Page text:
RICHARD RUSK: Per capita?
DEAN RUSK: Per capita. In relation to their needs, that would require thedeveloped countries to generate something like thirty billion dollars this year. Well, that would be gone and next year it would be more than thirty billion dollars because there would be a good many more people in these countries. So--
CLUTE: Instead of generating the infrastructure, it would create more money.
DEAN RUSK: Yeah. And so that attempt to meet their problems by transfers of00:07:00wealth to deal with these issues at the consumer level simply is not going to work. It is beyond both the financial and the political capacity of developing countries to meet it in that way. So it's taken the developing countries some time now to face the facts of life in this matter. And there's been some moderation in their approach to such things as a new world economic order; similarly with respect to capital. The developing countries need a lot of capital. But we can provide a considerable amount of capital through private channels. We have extraordinarily strong capital formation processes in the United States. And we can export anywhere from fifteen to twenty-five billions of capital a year through private channels. There is no way by which we can 00:08:00furnish that same amount of capital through tax money, through governmental channels. The developing countries want that assistance, that capital, to come through what they call "official channels." That means through government aid programs, international organizations, things of that sort. Now if a developing country wants capital from the United States, they have to recognize that, because we are the kind of society we are, that real capital comes from the United States through private channels. But if it's to come through private channels, they, themselves, have got to create in their own countries a climate which is attractive to the investor in private channels, and, indeed, to compete with all other demands for capital. So there is more and more realization on the part of these developing countries that there's a major role for private capital 00:09:00in terms of furnishing capital. But that has involved some tensions. I think, also, the very fact that we are large, and powerful, and rich, and so forth injects an element of envy and resentment as occurs among most poor people who are looking at a lot of rich people, or what they conceive to be rich people.
CLUTE: Well, you mentioned the fear of colonialism on the part of the ThirdWorld. They've continued to do this with their dependency theory and their neocolonialism rhetoric, blaming their present woes on this, or their lack of development on this. Do you buy this, that neocolonialism is an important factor in the lack of development?
DEAN RUSK: Well, this varies with individual country experiences. For example,one of the citical needs of the developing countries has been trained 00:10:00personnel. When the great, vast Belgian Congo became independent, they had twelve university graduates among the Congolese in the entire country. When Indonesia, a country of 100 million people became independent, they had something like seventy university graduates among the Indonesians. Now, the British did a much better job in their colonies building a strong and able civil service, of instituting education, and, indeed, in most places a college or university of higher education. And they had a lot more to leave behind in their colonies than did the French, or the Dutch, or the Belgians, or the Portuguese. And so the non-British territories which became independent found themselves 00:11:00with great scarcity of trained people. There was a scarcity among the formal British territories, but not nearly to the extent as one found among these others. For example, I was at the [John Davison] Rockefeller Foundation during the period when many of these colonial areas were becoming independent. And we found that they had nothing with which to begin a foreign office: no trained people, not even a working library. So we established a training program for young diplomats from these developing countries which was handled by the [Andrew] Carnegie Endowment for International Peace and that school in Geneva. We worked with the World Bank to establish a program for the training of middle-level financial officers in the developing countries. The World Bank still runs that. You see, in the fifties these newly independent countries didn't even know how to fill out an application for a loan or a grant under an 00:12:00aid program. We put together a little care package of books, about 600 books, and gave those to twenty-five or thirty of these newly independent countries as the beginnings of a working library for their foreign office, because they had nothing. So I think we tend to underestimate the level from which they had to start in terms of trained peoples, sophistication, knowledge about what happening in the rest of the world, and so forth.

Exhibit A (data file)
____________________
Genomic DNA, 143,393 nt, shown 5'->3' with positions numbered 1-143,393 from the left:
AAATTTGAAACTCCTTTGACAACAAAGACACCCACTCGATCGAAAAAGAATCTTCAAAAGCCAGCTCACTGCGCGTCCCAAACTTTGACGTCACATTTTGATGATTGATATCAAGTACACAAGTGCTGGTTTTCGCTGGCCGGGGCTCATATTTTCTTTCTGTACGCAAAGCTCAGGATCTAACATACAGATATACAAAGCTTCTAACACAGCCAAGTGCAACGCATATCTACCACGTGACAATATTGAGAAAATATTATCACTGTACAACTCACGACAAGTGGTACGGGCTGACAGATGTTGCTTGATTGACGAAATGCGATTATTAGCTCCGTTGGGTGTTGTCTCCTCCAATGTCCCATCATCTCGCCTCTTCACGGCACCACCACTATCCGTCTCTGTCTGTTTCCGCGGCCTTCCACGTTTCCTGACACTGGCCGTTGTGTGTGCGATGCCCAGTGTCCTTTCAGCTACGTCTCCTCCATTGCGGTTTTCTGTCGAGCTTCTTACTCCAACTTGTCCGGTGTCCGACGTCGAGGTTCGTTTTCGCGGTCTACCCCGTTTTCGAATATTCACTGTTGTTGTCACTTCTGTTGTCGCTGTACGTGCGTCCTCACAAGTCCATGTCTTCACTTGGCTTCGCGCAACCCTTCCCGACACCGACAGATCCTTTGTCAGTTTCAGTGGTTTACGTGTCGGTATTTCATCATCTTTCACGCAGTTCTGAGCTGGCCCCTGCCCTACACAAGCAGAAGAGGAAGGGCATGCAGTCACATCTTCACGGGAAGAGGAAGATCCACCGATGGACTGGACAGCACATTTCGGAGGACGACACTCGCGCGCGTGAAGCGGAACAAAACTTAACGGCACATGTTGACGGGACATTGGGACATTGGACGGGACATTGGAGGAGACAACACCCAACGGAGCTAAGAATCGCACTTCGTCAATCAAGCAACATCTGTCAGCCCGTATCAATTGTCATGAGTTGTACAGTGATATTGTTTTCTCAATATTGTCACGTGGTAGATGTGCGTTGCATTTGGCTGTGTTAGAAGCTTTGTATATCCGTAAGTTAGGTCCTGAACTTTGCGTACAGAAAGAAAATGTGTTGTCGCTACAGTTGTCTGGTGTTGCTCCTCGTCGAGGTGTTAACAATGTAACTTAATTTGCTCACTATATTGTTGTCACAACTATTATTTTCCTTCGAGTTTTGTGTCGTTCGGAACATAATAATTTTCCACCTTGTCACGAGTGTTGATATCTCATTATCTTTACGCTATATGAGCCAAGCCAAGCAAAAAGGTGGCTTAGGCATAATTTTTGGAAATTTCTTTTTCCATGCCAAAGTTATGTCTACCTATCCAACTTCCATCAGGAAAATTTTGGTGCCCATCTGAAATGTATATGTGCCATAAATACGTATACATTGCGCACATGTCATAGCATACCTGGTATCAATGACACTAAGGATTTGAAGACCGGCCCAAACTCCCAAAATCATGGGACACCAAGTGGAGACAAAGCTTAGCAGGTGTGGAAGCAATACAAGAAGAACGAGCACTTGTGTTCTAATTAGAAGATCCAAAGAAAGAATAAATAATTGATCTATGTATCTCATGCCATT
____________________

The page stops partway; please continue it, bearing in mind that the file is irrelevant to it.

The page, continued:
CLUTE: Well, you know, you are speaking of the level of development. A questionI've always asked myself: I think a very important factor in development was this a formal feudal society or a formal folk society. Feudal societies have education, and institutions, and infrastructure, like India, for instance, or 00:13:00Latin American countries. Whereas if you look at Africa, it didn't have this infrastructure.